Tuesday, 14 June 2016

Something old that's now new: Pockets of time

‘Time is not an entity to be waited for, or waited upon we must ready ourselves, we must greet it with open arms and when time passes us by we must look forward to its next coming. We must not sit and mope and whine that our time has come and gone; that it has slipped through our fingers like the grains of sand on a crisp white beach as the wind sweeps across it; for time is eternal it does not leave us, we leave it and time simply sit and waits for another to come along’
-Margo Layne
    Buildings that had once stood tall and proud had crumbled to the ground with-in a second, in the blink of an eye the ground had been levelled and all that now reached into the sky was the thick black smoke of destruction. There were no screams exploding into the air, no cries of anguish and desperation; there were no people left, no animal’s left to make the exasperated noises of anguish and despair. Margo was alone; she had arrived too late. Just a second too late meant the world had been destroyed; it had started with the cities falling, the rivers and seas drying, the land crumbled and became scorched and those who had not perished in the collapse of bricks and the mortar of metal and glass were burned up, disintegrated. She had started out with good intentions to change the agonies of history, to end the evil that stalked the earth and manipulated time for themselves but now that she stood the tallest thing left in the world she realised how wrong she had been, the things she had changed had been there for a reason, they had had a direct influence on history and on time; this was her fault and now she had to change it back but she had no idea where to start. The city she stood in no longer resembled the one she had left, London was once again burning; there were no street signs, no land marks, nothing remained to point her in the right direction of where she needed to be and she was alone, all alone. Everyone she cared about, the people she needed to keep going had gone, they had all been taken in the blast that had cleared the planet; she had no one.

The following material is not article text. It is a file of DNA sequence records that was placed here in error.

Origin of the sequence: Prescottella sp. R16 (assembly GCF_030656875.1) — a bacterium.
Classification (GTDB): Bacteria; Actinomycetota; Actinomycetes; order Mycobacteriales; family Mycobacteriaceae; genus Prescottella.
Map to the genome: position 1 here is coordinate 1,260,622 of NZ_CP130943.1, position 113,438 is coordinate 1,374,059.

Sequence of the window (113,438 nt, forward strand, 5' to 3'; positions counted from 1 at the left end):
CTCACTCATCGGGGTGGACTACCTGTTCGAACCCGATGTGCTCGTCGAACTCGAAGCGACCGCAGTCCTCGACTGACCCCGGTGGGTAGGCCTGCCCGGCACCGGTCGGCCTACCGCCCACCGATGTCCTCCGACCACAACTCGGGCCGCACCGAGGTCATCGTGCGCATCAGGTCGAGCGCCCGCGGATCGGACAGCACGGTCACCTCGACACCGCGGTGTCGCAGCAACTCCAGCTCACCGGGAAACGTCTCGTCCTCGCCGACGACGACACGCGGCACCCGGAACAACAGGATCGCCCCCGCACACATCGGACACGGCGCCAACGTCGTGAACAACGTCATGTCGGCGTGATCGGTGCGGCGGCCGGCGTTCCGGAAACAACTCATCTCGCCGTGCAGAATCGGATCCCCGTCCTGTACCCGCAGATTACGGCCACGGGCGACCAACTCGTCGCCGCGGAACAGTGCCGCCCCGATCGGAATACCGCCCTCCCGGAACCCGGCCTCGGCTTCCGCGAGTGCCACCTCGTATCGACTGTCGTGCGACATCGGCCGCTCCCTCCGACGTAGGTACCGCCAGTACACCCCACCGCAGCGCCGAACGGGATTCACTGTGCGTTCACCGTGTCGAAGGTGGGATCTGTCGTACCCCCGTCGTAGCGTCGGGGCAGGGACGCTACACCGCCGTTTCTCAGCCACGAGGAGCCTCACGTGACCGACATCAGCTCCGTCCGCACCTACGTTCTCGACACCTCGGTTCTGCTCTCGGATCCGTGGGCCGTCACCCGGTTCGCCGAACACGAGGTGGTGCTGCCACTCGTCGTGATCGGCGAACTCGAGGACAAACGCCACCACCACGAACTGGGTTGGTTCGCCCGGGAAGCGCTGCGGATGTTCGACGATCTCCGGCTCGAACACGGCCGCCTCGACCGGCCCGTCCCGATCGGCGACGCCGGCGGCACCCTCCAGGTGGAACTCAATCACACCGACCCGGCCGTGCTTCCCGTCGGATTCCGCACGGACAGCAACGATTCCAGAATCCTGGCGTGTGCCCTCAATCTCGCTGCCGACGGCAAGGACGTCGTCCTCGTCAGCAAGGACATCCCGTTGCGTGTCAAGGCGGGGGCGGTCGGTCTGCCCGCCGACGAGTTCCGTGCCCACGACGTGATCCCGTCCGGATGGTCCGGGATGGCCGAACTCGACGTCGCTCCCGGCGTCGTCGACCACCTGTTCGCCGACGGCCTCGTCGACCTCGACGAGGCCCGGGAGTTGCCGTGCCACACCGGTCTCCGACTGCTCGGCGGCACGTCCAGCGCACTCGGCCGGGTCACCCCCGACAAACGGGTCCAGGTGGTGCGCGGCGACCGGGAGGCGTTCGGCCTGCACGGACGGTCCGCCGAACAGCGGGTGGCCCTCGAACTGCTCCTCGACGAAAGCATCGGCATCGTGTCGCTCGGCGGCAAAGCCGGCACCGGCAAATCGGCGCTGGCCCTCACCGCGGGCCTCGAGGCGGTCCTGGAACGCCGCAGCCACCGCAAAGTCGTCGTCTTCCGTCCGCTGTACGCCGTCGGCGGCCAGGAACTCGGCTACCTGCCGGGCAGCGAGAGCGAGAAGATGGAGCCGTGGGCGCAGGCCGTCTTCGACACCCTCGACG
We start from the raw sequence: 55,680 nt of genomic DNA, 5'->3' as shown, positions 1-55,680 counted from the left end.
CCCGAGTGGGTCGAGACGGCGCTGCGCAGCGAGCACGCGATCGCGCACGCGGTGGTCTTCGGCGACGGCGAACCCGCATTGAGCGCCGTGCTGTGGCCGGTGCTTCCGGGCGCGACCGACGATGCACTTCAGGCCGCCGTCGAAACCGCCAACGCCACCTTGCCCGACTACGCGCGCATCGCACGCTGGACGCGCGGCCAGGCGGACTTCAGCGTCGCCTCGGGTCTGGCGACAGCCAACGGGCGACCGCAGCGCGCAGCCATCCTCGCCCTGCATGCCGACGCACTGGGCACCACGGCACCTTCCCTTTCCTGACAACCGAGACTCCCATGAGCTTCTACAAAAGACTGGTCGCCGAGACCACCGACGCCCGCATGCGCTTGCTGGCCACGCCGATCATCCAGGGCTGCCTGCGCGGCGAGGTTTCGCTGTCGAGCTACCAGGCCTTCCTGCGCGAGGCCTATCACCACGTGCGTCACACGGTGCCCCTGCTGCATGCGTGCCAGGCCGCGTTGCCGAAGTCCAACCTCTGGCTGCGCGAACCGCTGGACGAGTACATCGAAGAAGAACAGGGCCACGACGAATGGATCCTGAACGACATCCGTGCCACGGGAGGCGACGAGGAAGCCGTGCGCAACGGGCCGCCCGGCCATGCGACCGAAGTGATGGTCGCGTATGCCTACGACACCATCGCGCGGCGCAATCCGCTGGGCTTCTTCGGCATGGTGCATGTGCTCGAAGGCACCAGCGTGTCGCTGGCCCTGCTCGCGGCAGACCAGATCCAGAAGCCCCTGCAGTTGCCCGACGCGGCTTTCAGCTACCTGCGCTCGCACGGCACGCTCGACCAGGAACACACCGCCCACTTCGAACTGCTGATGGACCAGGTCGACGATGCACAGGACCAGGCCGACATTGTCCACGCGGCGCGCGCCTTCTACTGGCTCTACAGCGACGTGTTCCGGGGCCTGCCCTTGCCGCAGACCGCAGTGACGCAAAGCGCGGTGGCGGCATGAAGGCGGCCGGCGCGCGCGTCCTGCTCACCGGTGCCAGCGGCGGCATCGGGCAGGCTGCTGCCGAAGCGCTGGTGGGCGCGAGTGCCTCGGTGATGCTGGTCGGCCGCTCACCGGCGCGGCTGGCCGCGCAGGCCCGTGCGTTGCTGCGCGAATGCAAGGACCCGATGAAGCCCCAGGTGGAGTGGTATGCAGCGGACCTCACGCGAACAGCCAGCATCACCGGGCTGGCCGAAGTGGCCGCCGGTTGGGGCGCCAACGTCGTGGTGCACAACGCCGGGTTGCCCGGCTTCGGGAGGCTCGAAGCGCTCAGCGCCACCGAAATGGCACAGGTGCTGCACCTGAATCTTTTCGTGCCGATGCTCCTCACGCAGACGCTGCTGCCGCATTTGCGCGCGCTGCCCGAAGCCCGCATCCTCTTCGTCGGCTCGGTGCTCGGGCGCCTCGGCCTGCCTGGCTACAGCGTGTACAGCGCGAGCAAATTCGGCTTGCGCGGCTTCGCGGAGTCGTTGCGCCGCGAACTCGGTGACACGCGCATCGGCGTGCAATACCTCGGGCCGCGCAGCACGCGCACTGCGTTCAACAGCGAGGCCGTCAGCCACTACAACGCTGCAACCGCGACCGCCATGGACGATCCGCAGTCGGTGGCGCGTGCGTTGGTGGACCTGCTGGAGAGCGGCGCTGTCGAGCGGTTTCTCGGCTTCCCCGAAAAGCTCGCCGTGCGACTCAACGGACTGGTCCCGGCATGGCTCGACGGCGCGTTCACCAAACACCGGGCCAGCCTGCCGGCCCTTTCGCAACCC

She began to walk, it became one of the hardest tasks she had ever undertaken, it took all of her reasoning and strength to get herself to move from the spot that she now felt rooted to. The air was thick and clouded with dust from the fallen buildings; Margo had expected it to be thin and depleting, hard to breath but it was thick like molasses and even harder to take in. It tasted of soot and iron and there was something else that felt rough against her throat and tasted rusty. She struggled to suck air into her lungs, it took all of her power to fill them and even more to breath out the dense air and it was then as she struggled to breath that she realised what it was that was scratching at her throat, that tasted like old pennies and rusty nails. The people that had bustled along the streets of London, the throngs of lives that had existed there had not fallen to the ground dead; they had been disintegrated, turned into tiny particles of matter, particles that she was now inhaling. The sudden realisation caught her off guard, she felt the nausea rise in her stomach, the unmistakable saliva that filled her mouth, the convulse of her stomach, she doubled over as the last remnants of the dinner she had eaten the night before rushed up her throat on a sea of stomach acid and filled her mouth, she felt terrible as she vomited over the cracked earth until nothing remained in her stomach and then she fell to the floor. Margo sobbed for those who had died, for the world; she pulled her knees to her chest and rocked and though she had to fight the convulsions of vomiting she sucked in great gulps of tainted air, she felt pathetic curled  up on the floor like a child with no clue what it was she was going to do. The tears that fell down over her cheeks left clear paths through the dirt that had freely settle upon her skin, the dirt of the dead and the fallen, she was covered in those who had perished and she was the only one who could do something about it, to change what she had started; this was her fault. Margo pushed herself up from the floor, she scolded herself for being so wretched and feeble, this was not what she had been taught; it was her fault and now it was her time to stand up and change what had been put into motion, what she had put into motion.   

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